Desert Island Discs.

This week I was asked what my Desert Island Discs would be. Unfortunately, it wasn’t by Kirsty Young.
For the longest time, I have thought about what my eight songs, one book and one luxury item would be if I were cast adrift on a desert island, but until now, nobody had asked me. The conversation was more of a back-and-forth and I can’t promise that if I am ever on the show that the songs would remain the same (I’ve just realised I missed Led Zeppelin out). For now though, these are my Desert Island Discs.

1. Tubby The Tuba – Danny Kaye
When I was a kid, we spent a fair amount of time with my mum’s parents, my grandparents as it were. Understandably, they didn’t have a lot of toys but they did have an old VHS of the 1975 animation, Tubby The Tuba. For those of you who aren’t up on your cartoons about brass instruments, it tells the tale of a tuba who goes on an adventure to find a song of his own. He’s a vicious and podgy little narcissist but aren’t we all at some stage.
We watched Tubby every time we were there. I never really appreciated the brilliance of it at the time. I heard the opening spiel on 6Music recently and it brought all these memories of my grandparents flooding back. This track is the sound of the orchestra gearing up. It reminds me of the opening of Moonrise Kingdom too, which can only ever be a good thing.

2. What’s The Frequency, Kenneth? – R.E.M
To this day, my parents swear that we would always listen to Automatic For The People but this is the opening track of Monster and I know what I’m about, son. As kids, we holidayed for two weeks in the south of France every year. Mostly because my dad is scared of flying. There, we would stay in a caravan and try and make friends with French kids, by shouting at them in English.
These holidays involved driving through the whole of France, listening to cassette tapes. I remember The Beautiful South, Joseph & The Technicoloured Dreamcoat soundtrack and R.E.M. As the opening track of the album, it always signaled a change in tone. I was too young to know that R.E.M. were fucking cool but it definitely set a tone for my tastes in music.
Listening to them always invokes these mad stories of our time together as a young family. Accidentally getting an enema from sliding down the flumes over and over again, falling in love with any girl who dared make eye contact with me, my father in drag for some reason, reading Lord Of The Rings, mum flicking butter at our next door neighbours, stealing my brother’s chips until he noticed and cried, watching my other brother get split in two by a bungee trampoline. Ahh, the good old days.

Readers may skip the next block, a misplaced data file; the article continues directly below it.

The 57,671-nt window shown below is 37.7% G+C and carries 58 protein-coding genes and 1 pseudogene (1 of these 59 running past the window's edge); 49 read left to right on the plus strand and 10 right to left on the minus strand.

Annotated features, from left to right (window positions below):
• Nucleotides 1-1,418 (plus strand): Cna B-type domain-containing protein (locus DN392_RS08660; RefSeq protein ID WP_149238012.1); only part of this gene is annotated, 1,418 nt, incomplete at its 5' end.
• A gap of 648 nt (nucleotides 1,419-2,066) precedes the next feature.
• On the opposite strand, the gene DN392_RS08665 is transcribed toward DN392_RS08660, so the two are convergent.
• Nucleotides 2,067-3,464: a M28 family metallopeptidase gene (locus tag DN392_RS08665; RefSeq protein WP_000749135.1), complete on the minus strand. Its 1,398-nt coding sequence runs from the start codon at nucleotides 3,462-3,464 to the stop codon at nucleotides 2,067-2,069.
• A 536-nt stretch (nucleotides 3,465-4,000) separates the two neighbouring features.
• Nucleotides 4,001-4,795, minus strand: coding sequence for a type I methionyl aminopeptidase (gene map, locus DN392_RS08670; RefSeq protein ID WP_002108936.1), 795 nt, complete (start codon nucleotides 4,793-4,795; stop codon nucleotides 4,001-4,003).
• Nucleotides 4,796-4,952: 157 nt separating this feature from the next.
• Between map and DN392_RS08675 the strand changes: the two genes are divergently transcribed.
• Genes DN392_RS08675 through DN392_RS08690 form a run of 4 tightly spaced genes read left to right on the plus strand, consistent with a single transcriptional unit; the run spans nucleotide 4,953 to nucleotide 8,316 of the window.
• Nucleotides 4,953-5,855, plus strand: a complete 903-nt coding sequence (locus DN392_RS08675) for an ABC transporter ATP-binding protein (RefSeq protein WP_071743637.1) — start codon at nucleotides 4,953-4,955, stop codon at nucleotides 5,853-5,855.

3. With A Little Help From My Friends – The Beatles
This was the first song I learnt to play on the piano. I had lessons when I was very young, before I really appreciated what my parents were trying to do. I used to visit this old woman in a block of flats for lessons. Her name was Mrs Udaman. She was fascinating and terrifying. She used to give me cherryade and tell me stories about riding on the backs of elephants in Africa.
That aside, she babied both my brother and I in our lessons. It seemed forever before I went from learning Catty, Ducky, Eggy (C, D, E) to an actual, recognisable tune. That tune was With A Little Help From My Friends. It was a real lesson in what music could do and how creating noise could make you feel. It’s obviously from one of the most important albums of all time but this song in particular has a deep message about friendship and love too.

I can’t find the studio version on YouTube but look at them!

4. I Know It’s Over – The Smiths
As Nick Hornby says, via Rob in High Fidelity; “what came first, the music or the misery?”
I believe Morrissey came first. There’s something about The Smiths and the time you come to that band that very heavily influences you. The first time I heard The Smiths and remember it impacting me was when my friend Sam used Last Night I Dreamt That Somebody Loved Me as the soundtrack to a short film we shot at college. I can’t remember the details of the film but he was adamant we used the song. I was hooked. It felt like Steven Patrick Morrissey was reaching into my heart and soul and understanding just how misunderstood I was. I appreciate now that’s it silly. In the same way that my book of choice isn’t really for the me I am now, that’s why I continue to listen to The Smiths. I can imagine this being played in my funeral. What a better opening line for that day. It touches something in the loner and allows them to belong. What better way of indulging in your own masturbatory pursuits while adrift on a desert island than listening to this?

5. Claude DeBussy – Clair De Lune